In this book, D. James Kennedy takes on some of the most-asked questions regarding the validity of the Christian faith and provides factual, well-reasoned answers. In clear, unassuming language, Dr. Kennedy examines the reliability of the Bible, the nature of God, and Christian faith in the face of life's harsh realities. Skeptics Answered affirms the faith of Christians everywhere and is ideal for both personal and group study. In addition, it makes an excellent gift for any non-believer who, as a matter of intellectual integrity, is willing to consider the clear evidence for the Christian faith
About Dr. James Kennedy
I remember writing my first story when I was seven. It was called the “The Strange Ship,” and it was about two ghosts who visited a spaceship full of aliens and blew it up. After I illustrated it, drew a cover, and stapled the pages together, I was astonished. Producing a book was so easy! I felt as though I’d gotten away with something.
Encouraged, I tried something bigger: an epic that started with the creation of the world, progressed to a story about a talking Christmas tree and a dinosaur detective who fight against a grinning pile of hair and his army of squabbling freaks, and ended with the apocalypse. I kept rambling off into digressions and subplots, so I never finished, but that's why I enjoyed writing it so much. I discovered early on the pleasures of getting distracted.
The ability to get distracted is an easily misunderstood talent. Irresponsibility is a secret virtue. Throughout grade school, I left many stories unfinished; in high school, I half-programmed a lot of computer games; in college, I co-wrote a musical, but even though we got a cast together and rehearsed it, it was never properly performed. Yet I learned a lot by being undisciplined. Someone once wrote, “If a thing is worth doing, it is worth doing badly.” Yes–what's more, if something is worth doing, it is also worth doing halfway and then quitting. It's also worth brooding over, and making lots of plans, and then going off and doing something else. Having many little interests, amateur enthusiasms, and failed ambitions creates a rich stew out of which you can boil fresh ideas.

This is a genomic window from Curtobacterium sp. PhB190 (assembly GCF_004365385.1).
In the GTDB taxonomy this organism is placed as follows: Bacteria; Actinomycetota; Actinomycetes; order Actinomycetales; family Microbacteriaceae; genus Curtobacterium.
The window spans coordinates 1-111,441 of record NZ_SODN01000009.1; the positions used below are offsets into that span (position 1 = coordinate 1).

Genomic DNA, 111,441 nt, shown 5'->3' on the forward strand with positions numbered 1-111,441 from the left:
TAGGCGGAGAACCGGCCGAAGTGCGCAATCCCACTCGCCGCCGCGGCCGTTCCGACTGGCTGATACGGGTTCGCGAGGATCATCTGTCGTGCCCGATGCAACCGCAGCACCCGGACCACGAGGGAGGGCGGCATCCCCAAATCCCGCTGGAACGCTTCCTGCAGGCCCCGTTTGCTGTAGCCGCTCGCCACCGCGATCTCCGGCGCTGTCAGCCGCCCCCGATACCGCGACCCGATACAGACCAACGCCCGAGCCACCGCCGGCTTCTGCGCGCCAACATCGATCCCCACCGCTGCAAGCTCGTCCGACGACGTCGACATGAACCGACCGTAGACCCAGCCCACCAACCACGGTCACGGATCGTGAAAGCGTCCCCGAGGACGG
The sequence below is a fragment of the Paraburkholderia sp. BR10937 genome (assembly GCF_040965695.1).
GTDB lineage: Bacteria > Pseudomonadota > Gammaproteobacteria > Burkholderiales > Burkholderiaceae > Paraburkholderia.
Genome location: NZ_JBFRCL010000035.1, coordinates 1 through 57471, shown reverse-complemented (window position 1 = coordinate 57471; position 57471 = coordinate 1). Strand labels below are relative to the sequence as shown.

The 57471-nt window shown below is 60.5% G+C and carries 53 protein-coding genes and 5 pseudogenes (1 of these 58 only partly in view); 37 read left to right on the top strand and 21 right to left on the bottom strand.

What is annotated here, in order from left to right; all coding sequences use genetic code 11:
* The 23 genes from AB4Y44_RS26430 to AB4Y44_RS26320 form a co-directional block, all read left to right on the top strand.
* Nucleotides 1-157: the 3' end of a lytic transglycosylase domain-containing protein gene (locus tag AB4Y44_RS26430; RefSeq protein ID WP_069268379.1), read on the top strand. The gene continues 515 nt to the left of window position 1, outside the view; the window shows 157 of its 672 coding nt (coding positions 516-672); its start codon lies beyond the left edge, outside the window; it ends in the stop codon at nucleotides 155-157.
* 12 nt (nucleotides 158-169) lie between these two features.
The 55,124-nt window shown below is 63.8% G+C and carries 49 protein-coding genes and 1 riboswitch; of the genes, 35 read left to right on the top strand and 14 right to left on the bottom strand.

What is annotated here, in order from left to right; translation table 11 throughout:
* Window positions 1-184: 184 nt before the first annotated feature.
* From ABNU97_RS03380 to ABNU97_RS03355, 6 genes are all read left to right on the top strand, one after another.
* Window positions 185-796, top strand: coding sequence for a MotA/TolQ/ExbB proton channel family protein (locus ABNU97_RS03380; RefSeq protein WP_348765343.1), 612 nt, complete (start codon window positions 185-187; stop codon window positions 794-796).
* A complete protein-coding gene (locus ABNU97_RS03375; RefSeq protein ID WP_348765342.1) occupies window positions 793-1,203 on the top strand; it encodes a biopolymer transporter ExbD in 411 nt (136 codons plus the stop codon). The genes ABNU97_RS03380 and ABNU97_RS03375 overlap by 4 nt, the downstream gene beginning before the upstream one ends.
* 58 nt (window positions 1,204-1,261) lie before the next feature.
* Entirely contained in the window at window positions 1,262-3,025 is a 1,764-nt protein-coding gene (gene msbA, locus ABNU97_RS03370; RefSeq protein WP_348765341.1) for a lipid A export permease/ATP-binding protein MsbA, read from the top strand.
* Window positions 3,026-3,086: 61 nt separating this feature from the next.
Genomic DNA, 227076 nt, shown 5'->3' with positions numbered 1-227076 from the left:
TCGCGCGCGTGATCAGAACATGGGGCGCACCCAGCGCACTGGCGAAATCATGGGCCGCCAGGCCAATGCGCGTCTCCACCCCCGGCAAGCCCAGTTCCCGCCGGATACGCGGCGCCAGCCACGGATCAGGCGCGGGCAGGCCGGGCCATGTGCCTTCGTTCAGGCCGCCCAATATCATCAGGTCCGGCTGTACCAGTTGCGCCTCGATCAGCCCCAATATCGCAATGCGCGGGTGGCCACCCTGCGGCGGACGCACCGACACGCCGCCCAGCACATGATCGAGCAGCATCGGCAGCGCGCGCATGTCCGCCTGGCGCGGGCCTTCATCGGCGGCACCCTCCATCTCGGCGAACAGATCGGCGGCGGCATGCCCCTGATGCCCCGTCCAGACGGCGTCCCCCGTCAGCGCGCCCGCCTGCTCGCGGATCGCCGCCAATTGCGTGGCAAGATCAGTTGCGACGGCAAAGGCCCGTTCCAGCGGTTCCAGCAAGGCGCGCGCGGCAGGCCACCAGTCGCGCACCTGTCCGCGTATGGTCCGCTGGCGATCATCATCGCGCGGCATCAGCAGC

I’d always wanted to be a writer, but for a while I even abandoned writing. In college, I decided I’d rather be a physicist. After getting my degree in physics, though, I realized I didn’t want to be a scientist after all. I had friends who were in bands, and that seemed fun, so I learned how to play the guitar. But as soon as I was halfway proficient, I stopped. I taught science at a junior high school, but then I stopped that, too. I moved to Japan and came back after a year; then I moved back to Japan; then two years later I came back again. I took classes in improvisational comedy, but when it came time for real shows, I often dropped out.
You hear advice about how perseverance pays off. That's true, but I think the opposite is more interesting and equally true. My favorite experiences and ideas have come when I’ve wandered away from what I should’ve been doing. Maybe it’s better to make a principle of fickleness, to deploy a strategic laziness, to be staunchly flighty.
By letting myself get distracted by interests other than writing, I gave myself something to write about. The specialties of the knights in The Order of Odd-Fish are almost all subjects I’ve been curious about at some point or another. The Odd-Fish lodge itself has its roots in the grubby convent I lived in when I was a volunteer teacher (a mishmash of queer little rooms full of junk nobody had touched in years, an attic seething with bats, fraying red carpet that smelled overpoweringly like cat urine, and a woozy, wobbly, extremely aged nun that trundled around the halls at all hours). Ken Kiang's failed musical is inspired by my own musical. The rituals of Eldritch City are partly based on festivals I saw and participated in while I was living in Japan. My tastes in reading are similarly scattershot, and The Order of Odd-Fish borrows from writers as different as Douglas Adams, Evelyn Waugh, Madeleine L’Engle, Edwin O’Connor, Roald Dahl, James Joyce, J. K. Huysmans, and G. K. Chesterton.
Maybe I wrote The Order of Odd-Fish because I felt I’d be at home in an organization like it: a society of dilettantes, living together in a fascinating but homey lodge in a big city, bound together by weird but not oppressive traditions, contributing to each other's idiosyncratic projects, and occasionally going off on a quest. If I can’t join the Odd-Fish, writing about them is a fair substitute. I suspect there’s enough in Eldritch City to distract me for a long time. And when I eventually find myself going astray from that world, into new and irrelevant terrain, I’ll know I’m on the track of something good.